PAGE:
Years ago, I read an extremely woo-woo book whose author, the late ethno-botanist and psychopharmacologist Terence McKenna, posited time as a spiral descending toward a point of convergence in December of 2012, when the nature of reality would be radically transformed in some way impossible to predict. His theories were based on the Mayan calendar, the I Ching and extensive adventures with psychoactive substances along the Amazon, so I wouldn’t necessarily take them to the bank. But there was one aspect of his description that has lodged in my mind all these years: as evidence for this convergence, for the narrowing of the cycles of time as they traverse their funnel-shaped spiral, the author cited the accelerating pace of events. In other words, our pervasive feeling that things are changing much faster than they used to is not an illusion, but a reflection of reality.
Well, I believe it. \Something\ is definitely speeding along. What McKenna didn’t say is that the pace of absurdity would also be accelerating at the same rate, but I believe the daily news supplies ample proof. If he’s right about the other thing, I can imagine the transformation unfolding as follows: along about 2012, the aggregate effect of several billion hands slapping several billion foreheads in disbelief — combined with the cumulative intake of breath preparatory to emitting a massive collective guffaw — will tilt the earth off its access. Everyone who lives at a point on the periodic table of absurdity higher than can be tolerated by ordinary humans will break free from the earth’s atmosphere and go hurtling off into space, and the rest of us will get some peace at last.
If you doubt me, read on.
Thursday’s \New York Times\ covered Representative Tom DeLay’s response to reports that he’d used half a million dollars in campaign funds to compensate his wife and daughter for their services. Republican allies of the ethically challenged House leader have united to deliver his defensive message stated most concisely by his spokesman, Dan Allen: “Democrats are doing the same thing.”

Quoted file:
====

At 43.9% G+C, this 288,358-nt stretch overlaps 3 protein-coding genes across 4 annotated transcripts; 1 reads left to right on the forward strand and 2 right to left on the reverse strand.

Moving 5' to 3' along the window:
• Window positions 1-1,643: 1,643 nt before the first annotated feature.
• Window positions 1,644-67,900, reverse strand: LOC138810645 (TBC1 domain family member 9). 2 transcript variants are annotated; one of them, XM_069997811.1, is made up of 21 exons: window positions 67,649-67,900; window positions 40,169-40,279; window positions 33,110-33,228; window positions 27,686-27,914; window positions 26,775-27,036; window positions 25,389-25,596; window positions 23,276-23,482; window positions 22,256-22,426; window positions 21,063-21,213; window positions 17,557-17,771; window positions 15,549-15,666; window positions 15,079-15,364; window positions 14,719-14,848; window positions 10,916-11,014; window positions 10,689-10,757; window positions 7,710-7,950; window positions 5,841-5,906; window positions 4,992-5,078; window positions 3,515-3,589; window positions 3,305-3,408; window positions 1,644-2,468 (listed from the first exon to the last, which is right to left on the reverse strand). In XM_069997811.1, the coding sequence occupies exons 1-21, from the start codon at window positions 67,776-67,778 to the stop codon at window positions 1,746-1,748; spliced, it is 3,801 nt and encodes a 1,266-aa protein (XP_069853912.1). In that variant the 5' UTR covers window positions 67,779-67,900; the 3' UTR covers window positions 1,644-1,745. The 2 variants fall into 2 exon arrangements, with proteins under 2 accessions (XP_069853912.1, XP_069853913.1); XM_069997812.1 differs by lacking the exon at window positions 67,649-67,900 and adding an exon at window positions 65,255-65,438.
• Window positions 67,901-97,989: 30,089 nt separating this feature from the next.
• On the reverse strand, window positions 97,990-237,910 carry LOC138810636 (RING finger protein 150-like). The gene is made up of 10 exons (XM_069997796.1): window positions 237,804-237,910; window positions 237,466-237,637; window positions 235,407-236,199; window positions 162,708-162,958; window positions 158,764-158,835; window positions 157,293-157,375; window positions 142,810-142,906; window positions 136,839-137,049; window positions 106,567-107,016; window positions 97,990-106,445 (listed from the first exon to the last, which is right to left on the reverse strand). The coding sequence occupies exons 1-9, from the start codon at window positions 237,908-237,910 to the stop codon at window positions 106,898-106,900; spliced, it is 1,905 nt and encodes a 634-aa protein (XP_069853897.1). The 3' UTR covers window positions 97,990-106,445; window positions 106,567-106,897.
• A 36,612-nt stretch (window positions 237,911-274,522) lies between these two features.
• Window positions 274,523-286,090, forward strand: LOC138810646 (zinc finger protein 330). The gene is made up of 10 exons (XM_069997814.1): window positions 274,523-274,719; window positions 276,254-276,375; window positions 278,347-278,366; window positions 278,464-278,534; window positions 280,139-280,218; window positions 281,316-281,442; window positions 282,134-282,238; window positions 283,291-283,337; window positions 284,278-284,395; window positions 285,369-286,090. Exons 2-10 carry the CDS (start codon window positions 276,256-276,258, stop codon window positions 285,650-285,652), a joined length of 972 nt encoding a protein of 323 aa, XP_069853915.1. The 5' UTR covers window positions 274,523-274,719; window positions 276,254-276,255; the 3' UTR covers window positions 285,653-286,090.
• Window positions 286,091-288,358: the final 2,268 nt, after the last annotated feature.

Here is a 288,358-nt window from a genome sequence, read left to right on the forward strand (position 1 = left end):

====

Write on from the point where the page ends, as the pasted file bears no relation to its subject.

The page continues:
I love this! Here’s what my mother used to say when I used that excuse: “Yeah, and if all the others were jumping off the bridge, would you do that too?” Undoubtedly, politicians on both sides of the aisle are creative about accounting for and using the copious funds they spend much of their time acquiring, and needless to say, this is a bad thing. But what’s blowing my mind is that DeLay et al are so lost in their own distorted ideas, so badly off course, that they sat down somewhere for a strategy meeting that determined “You did it too!” would be a perfectly adequate defense to lay before the American people. Coming up next: “President Bush Reports ‘The Dog Ate My Social Security Plan.'”
Saturday’s \New York Times\ reported the marriage to his male partner of Arthur J. Finkelstein, the Republicant consultant generally considered responsible for the elections in the nineties of Republican Senators Jesse Helms (NC), Bob Smith (NH), Don Nickles (OK), Lauch Faircloth (NC) — and since for a roster of politicians who pretty much represent a who’s-who of the GOP campaign against gay rights. It turns out Finkelstein was outed by \Boston Magazine\ in 1996, a move the magazine justified on account of his egregious hypocrisy. Despite this publicity, Finkelstein has continued in the employ of every opponent of his own rights who has offered to pay his fee.
Depending on one’s perspective, this may mean: (1) Finkelstein has never thought hard about Hillel’s advice, “Do not unto others that which is hateful to yourself.” (2) The politicians employing Finkelstein are quite happy to spread hate as a political tactic, but willing to make human exceptions for those they know and respect, need or like. (I think there’s some good news in there about the healing power of meeting face-to-face as against objectification, but it’s embedded like a splinter in a block of bad news.) (3) When it comes to politics, human rights take a back seat to economic interests (or as one venerable closeted-gay right-wing activist said to me 25 years ago when I asked him to explain the difference in our politics: “Simple. You’re young and poor and I’m old and rich.”). (4) Hold on tight, the pace of events in accelerating!
My advice to all of us who wish to survive the ripening of ultimate absurdity: just remember that our inability to know ultimate truth in no way devalues the importance of continuing to search for daily truth beneath layers of obfuscation.
I offer one of my favorite quotes from playwright Bertoldt Brecht as encouragement: “Whoever wants to fight lies and ignorance today, whoever wants to speak the truth must surmount at least five difficulties. He must have the courage to speak the truth when it is everywhere stifled; the intelligence to recognize it when it is everywhere hidden; the art to make it manageable like a weapon; the judgment to choose who will know how to make it effective; and finally enough guile to make them understand it.”